We set off up the valley to the east, far below the great rock towers on our right, which remind me of the Towers of Paine in Patagonia. Woods and pastures give way to stunted trees and gorse, before we emerge again on grassy hillsides for the final stage of the climb to the pass, at 1941metres our highest point so far. From here, the great rock towers no longer dominate, as even higher, gaunt peaks tower in all directions. Most of the descent down to the Echo valley is well graded on a grassy path leading through a carpet of vivid purple Pyrenean Irises, covering the ground as completely as bluebells in an English wood, whilst to the north slender pinnacles of rock soar above the French side of the border – the Aiguilles d’Ansabere.There is nothing in the Echo valley apart from the head of a tiny road, and circling red kites, so we again begin to climb, heading up the side valley opposite. After passing through a band of rocks we emerge on a flat, green plain at sixteen hundred metres, ringed by mountains except for our rocky entrance where the stream suddenly plunges out down a series of cascades. This is Aguas Tuertas, or ‘Sweet waters’. It’s a wonderful place to camp, and we set up the tent beside an ancient dolmen, but the herd of cattle which is the only other sign of man means it doesn’t live up to its name and I have to wander back half an hour down the valley to find fresh water. We’ve drank an incredible twelve litres today, and need more to cook and for the morning. It’s now half past eight and we’re finally snug inside the tent for the night. Today’s electrical storm has just arrived – I’m glad it’s four hours late!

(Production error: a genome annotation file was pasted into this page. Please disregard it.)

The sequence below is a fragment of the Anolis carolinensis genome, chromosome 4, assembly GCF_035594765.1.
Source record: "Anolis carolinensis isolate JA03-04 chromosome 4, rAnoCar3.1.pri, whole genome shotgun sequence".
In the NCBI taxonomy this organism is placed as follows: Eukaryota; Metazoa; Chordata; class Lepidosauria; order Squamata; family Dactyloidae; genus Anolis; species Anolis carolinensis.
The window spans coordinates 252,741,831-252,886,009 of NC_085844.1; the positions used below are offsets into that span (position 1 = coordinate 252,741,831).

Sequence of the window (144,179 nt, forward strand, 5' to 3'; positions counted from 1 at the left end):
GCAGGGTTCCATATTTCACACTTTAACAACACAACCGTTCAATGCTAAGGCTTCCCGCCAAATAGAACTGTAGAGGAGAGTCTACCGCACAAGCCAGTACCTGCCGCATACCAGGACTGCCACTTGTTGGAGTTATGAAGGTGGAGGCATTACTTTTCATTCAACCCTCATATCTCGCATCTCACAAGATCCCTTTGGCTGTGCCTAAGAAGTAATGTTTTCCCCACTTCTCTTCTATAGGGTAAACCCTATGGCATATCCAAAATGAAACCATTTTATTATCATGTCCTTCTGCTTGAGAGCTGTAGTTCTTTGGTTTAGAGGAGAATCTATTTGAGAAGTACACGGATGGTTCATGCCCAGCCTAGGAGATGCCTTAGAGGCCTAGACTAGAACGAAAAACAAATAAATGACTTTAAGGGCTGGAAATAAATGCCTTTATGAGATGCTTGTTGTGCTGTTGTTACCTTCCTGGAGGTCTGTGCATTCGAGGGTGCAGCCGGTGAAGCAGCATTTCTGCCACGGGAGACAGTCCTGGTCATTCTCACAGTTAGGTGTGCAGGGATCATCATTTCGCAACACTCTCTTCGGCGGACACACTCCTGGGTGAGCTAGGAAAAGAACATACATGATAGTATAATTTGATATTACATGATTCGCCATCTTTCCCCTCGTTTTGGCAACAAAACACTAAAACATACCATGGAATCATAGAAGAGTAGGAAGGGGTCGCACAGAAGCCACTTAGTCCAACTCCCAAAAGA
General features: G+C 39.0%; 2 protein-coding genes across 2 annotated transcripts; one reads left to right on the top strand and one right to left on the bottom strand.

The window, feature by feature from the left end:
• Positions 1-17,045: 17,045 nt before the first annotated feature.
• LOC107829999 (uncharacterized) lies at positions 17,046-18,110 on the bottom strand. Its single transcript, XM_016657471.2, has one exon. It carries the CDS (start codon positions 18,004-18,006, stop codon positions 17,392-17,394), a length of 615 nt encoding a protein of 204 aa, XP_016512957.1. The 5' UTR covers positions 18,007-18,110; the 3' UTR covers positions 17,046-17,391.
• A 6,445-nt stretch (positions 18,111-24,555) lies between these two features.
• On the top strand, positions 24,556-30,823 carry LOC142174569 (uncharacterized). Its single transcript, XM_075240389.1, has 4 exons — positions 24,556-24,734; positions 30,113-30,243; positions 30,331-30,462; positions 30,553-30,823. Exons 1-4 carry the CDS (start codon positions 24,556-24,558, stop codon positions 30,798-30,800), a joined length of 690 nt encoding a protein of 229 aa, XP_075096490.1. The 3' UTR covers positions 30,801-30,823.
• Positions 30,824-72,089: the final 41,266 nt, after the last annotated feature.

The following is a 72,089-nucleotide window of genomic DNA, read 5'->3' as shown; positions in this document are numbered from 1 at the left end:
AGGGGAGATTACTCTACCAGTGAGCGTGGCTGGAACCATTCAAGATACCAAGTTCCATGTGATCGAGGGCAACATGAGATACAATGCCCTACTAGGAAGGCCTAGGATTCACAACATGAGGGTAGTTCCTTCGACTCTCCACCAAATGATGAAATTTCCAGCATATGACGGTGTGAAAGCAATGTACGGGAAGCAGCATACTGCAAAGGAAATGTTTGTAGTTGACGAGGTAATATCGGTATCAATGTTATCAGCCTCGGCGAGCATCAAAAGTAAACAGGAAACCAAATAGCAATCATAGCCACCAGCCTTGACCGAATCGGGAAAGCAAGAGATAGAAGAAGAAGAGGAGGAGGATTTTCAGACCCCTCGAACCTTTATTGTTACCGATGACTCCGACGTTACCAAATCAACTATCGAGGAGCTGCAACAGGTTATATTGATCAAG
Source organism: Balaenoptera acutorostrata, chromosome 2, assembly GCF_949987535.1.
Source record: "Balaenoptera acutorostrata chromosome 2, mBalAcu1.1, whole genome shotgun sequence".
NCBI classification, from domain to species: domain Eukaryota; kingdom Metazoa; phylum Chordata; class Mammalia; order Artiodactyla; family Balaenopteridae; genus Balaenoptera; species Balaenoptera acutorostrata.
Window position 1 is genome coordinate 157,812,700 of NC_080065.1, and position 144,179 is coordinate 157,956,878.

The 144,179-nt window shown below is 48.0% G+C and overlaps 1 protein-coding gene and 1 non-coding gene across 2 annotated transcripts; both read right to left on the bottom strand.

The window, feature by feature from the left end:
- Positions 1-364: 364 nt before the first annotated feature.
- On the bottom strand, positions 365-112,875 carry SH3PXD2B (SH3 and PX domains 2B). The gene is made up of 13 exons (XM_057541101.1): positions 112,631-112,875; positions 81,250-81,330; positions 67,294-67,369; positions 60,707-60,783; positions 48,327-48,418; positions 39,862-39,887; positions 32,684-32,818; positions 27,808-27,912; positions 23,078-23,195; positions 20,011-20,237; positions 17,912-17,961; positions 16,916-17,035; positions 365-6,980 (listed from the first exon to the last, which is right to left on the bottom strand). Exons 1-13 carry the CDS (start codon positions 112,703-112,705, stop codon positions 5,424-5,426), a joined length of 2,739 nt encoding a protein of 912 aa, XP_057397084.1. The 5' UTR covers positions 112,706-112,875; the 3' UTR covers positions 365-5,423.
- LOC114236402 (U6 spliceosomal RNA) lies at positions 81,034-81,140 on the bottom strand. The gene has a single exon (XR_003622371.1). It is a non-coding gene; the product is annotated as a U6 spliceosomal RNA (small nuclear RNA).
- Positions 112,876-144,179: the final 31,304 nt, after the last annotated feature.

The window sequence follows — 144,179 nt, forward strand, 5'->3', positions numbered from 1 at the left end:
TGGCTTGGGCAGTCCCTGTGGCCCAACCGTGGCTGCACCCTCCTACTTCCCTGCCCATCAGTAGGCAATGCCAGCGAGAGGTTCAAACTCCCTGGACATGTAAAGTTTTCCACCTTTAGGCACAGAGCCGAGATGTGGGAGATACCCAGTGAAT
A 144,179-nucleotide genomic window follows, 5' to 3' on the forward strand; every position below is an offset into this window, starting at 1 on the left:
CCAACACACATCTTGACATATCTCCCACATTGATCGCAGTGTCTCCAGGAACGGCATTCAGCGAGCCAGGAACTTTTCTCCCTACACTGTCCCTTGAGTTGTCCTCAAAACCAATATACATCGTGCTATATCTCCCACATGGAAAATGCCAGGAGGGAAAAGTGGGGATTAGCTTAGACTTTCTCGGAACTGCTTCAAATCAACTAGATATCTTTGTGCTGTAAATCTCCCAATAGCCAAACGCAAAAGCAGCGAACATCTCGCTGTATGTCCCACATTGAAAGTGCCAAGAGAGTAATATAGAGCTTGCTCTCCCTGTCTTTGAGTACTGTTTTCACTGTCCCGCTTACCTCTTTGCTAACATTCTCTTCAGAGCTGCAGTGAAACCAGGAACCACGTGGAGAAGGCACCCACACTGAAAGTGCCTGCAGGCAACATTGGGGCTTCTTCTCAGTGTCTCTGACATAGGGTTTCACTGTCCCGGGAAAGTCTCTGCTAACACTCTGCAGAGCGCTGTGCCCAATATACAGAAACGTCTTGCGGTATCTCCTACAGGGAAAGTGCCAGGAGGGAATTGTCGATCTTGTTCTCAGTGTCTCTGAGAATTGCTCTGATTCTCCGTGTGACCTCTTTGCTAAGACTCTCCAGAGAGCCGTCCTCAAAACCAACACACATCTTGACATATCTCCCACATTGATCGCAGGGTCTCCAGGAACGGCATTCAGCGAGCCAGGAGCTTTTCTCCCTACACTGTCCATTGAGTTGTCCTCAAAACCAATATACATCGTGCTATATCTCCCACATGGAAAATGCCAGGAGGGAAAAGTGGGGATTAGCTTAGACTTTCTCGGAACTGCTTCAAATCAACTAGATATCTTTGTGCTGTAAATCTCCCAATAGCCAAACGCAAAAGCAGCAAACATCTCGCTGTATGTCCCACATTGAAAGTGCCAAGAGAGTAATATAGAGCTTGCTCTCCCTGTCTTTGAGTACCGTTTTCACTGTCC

The GR11 has two options from Isaba, a steep rock scramble up a fearsome-looking peak known as Ezkaurre, first of the two-thousand metre mountains – or a shorter route through the forests to the north. We use the excuse of our heavy packs to go for the easier option. The problem with the path dividing is that the markings are even harder to follow than before. The sections through the trees are straightforward enough but each time we emerge into big grassy clearings there’s no clue as to which direction we should head next. We make only slow progress; I wouldn’t mind but every time we stop and try to work out our bearings we are attacked by hordes of giant horseflies, which drive me crazy with stings.
By early afternoon we reach a huge organised campsite, seemingly in the middle of nowhere, and set up the tent. The scenery here is awe-inspiring: huge peaks of bare rock tower above the vast forest, which harbours western Europe’s last remaining population of indigenous brown bears. It’s easy to imagine them roaming here. For the third successive day the weather breaks in the late afternoon and pouring rain lashes the tent, lit by brilliant lightning – a warning that we’d better make sure we reach camp early over the next few days. Still, nothing can dampen my spirits – we’re amongst the real mountains at last.